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January 21, 2010

What Tricks Have Worked For Managing Your Own Care?

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One of the coolest feelings is getting emails from patients who say, “I saw you speak, or I read your book, and you totally convinced me to get super aggressive with my doctor, or hospital, or employer, and it worked!”

Managing my own illness has at times felt lonely and defeating.  When I’m crying on the phone with a receptionist trying to get a sooner appointment, or flat like a butterfly pinned down to an exam table, it’s easy to feel at the mercy of the system.  That’s why it’s incredibly important for me to hear and tell success stories about being a pro-active patient. Here’s one:

Six hospital personnel were hovering over a table looking down at my neck: pathologists, radiologists, nurses, and fellows.  They were preparing to do multiple ultrasound guided needle biopsies of deep nodes. Before they began, I sat up and said: “Before you start with the needles, could you first ultrasound my neck and compare it with the images from my previous ultrasound? If the nodes have shrunk significantly is it possible this is not cancer but swollen glands instead?”

They agreed with my suggestion, performed the ultrasound, made a comparison, and conference called my doctors.  The nodes had shrunk considerably and did not merit biopsies. By speaking up, I avoided the pain of the procedure, anxiety of waiting for results, and saved my insurance company thousands of dollars.

I’m not a magician.  I cannot pull insurance out of a hat or make my tumors vanish. But I can catch record keeping errors, reduce my risk of infection by asking my docs to wash their hands, and speak up when I’m having logical thoughts about my health that don’t jive with the care I’m getting.  Forget the power of positive thinking.  I’m about the power of positive, smart, and aggressive action.

Tell me your success stories – even simple ones – about being a proactive patient so other reader can be inspired to use your tricks. What helped you get an appointment, obtain medical records, change your course of treatment, gain approval from an insurance company, or make your care more efficient?

Learn more savvy patient tricks in Everything Changes: The Insider’s Guide to Cancer in Your 20s and 30s.

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January 18, 2010

Handling Cancer, Illness, and Wedding Season?

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I love weddings (almost obsessively so) and am thrilled for anyone who is currently engaged.  But, sometimes it is damn hard dealing with wedding planning season when you’ve got cancer or a chronic illness.

Being single with cancer and no date at my brother’s wedding was hard.  I was in the midst of breaking up with a guy who couldn’t say the word “cancer”.  I was so happy for my brother and didn’t want to feel like a self-pitying sister or that I was detracting from his moment.  I tried to keep my mouth shut about it all.  I also dreaded all of the guests telling me how grrrreat I looked in that wacko-cancer-pity-adoration way.  But for all of my angst leading up to it, I decided to go totally solo, not even bring a friend date and it was the most fun wedding I’ve been to.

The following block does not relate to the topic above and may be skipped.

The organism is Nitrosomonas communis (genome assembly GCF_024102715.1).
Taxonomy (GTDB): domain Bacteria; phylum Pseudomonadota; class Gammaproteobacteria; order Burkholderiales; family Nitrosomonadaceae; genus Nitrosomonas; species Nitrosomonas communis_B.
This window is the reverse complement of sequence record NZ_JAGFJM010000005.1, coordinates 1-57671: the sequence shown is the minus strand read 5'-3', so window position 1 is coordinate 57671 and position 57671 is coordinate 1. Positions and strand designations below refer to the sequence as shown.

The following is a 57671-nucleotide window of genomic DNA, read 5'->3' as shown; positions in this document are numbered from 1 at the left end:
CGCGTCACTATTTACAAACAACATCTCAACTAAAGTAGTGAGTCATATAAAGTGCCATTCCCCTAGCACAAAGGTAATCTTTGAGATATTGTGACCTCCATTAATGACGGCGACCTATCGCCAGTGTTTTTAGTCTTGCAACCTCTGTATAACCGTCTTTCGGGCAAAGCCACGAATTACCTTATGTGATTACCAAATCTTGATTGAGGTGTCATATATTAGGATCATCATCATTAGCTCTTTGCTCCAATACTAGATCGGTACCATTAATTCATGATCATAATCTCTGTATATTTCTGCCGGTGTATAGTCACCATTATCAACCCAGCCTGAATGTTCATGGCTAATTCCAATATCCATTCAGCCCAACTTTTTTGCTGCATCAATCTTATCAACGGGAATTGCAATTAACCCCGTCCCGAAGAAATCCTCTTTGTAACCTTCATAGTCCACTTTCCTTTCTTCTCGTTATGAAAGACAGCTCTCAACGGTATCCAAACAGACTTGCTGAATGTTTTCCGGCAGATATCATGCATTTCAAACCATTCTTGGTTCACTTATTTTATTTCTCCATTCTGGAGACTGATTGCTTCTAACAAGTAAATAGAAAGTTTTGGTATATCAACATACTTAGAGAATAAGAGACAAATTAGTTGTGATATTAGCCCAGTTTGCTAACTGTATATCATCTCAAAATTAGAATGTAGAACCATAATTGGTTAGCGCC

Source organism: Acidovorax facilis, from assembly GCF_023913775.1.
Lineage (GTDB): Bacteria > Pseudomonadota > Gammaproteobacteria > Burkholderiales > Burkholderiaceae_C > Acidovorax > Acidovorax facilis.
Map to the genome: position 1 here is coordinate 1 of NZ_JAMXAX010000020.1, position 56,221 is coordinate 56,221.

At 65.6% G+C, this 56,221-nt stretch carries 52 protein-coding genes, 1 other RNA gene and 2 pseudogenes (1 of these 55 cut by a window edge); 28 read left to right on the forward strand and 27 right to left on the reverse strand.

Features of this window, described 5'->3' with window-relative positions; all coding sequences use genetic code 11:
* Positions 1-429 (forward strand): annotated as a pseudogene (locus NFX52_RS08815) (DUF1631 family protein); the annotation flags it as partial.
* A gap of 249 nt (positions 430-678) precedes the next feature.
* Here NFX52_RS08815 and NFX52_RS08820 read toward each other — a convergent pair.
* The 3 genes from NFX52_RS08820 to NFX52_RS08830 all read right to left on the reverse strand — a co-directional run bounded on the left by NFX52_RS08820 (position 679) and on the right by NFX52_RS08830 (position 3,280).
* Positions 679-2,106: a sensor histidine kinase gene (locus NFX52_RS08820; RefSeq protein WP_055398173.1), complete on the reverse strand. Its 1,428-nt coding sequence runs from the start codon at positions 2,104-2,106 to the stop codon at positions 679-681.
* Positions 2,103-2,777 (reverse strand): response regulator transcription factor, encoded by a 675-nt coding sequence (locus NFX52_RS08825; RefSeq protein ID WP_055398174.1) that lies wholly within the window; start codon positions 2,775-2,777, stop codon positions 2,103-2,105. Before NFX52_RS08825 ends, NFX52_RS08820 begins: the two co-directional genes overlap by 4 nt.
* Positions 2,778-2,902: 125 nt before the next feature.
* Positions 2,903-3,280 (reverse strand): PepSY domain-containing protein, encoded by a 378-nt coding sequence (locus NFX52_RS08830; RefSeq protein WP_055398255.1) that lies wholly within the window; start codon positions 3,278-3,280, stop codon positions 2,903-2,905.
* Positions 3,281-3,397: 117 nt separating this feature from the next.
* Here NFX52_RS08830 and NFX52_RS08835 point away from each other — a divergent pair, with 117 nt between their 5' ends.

When it rolled around to my own wedding a few years later, I thought hard about whether at I would thank the people in my life who have been there for me during “hard times” (code words for “cancer”.)  I decided to thank people for other things, that cancer didn’t belong at my wedding.  But sometimes it isn’t possible to compartmentalize life like that; life just bleeds on through.   It’s challenging to hide baldness at a wedding or scars decorating your body.  And you can’t hide your absence at a wedding because you were too sick to go.

It’s hard to transition from staring death in the face to embracing unlimited love. Take for example Dana, a leukemia patient in my book Everything Changes, who said: “At my rehearsal dinner, I went into a bathroom stall and sobbed my eyes out. I could not believe I was at my own rehearsal dinner after everything that I went through. My friend came into the stall and sat with me. I just needed her to be there while I got it all out. It was like I suppressed all of these feelings because they were too big for my brain. It was like, ‘Look at where I’m at, I’m alive, I’ve met this man.’ I had to let them out.”

Wedding budgets, gifts, puking on your bouquet.  As a bride, groom, member of the wedding, or just a guest, what are some of the challenges that you’ve faced because of your  illness?  Do you have any weddings coming up this year?

Read about being engaged with cancer in Everything Changes: The Insider’s Guide to Cancer in Your 20s and 30s.

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January 15, 2010

Scared of Every Little Ache and Pain?

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After going throuugh cancer treatment, you’d think that the small aches and pains of life – like having “the trots” as my grandmother would say – are no big deal.  Not for me.  Now, when I feel even the smallest pain, I flip out.

A few weeks before one of my big scans, I had a horrible upset stomach probably from something I ate.  I was on the toilet for hours in total panic mode: Sweat rained off my body onto the bathroom floor.  I was shaking so badly my feet sounded like they were tap dancing.  Logic left my mind and I felt like I was going through treatment all over again.